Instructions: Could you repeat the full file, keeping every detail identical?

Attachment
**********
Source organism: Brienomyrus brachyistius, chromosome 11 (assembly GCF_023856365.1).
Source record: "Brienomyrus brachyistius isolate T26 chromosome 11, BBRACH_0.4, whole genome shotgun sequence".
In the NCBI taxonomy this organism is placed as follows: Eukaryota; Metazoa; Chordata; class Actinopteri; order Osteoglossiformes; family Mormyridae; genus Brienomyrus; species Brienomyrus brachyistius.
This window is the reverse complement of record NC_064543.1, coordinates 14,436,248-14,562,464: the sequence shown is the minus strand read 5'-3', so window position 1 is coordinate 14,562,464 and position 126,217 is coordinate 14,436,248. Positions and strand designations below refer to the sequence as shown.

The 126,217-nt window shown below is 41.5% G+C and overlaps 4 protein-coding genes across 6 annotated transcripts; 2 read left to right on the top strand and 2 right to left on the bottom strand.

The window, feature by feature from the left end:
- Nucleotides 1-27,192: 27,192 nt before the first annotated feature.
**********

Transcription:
Source organism: Brienomyrus brachyistius, chromosome 11 (assembly GCF_023856365.1).
Source record: "Brienomyrus brachyistius isolate T26 chromosome 11, BBRACH_0.4, whole genome shotgun sequence".
In the NCBI taxonomy this organism is placed as follows: Eukaryota; Metazoa; Chordata; class Actinopteri; order Osteoglossiformes; family Mormyridae; genus Brienomyrus; species Brienomyrus brachyistius.
This window is the reverse complement of record NC_064543.1, coordinates 14,436,248-14,562,464: the sequence shown is the minus strand read 5'-3', so window position 1 is coordinate 14,562,464 and position 126,217 is coordinate 14,436,248. Positions and strand designations below refer to the sequence as shown.

The 126,217-nt window shown below is 41.5% G+C and overlaps 4 protein-coding genes across 6 annotated transcripts; 2 read left to right on the top strand and 2 right to left on the bottom strand.

The window, feature by feature from the left end:
- Nucleotides 1-27,192: 27,192 nt before the first annotated feature.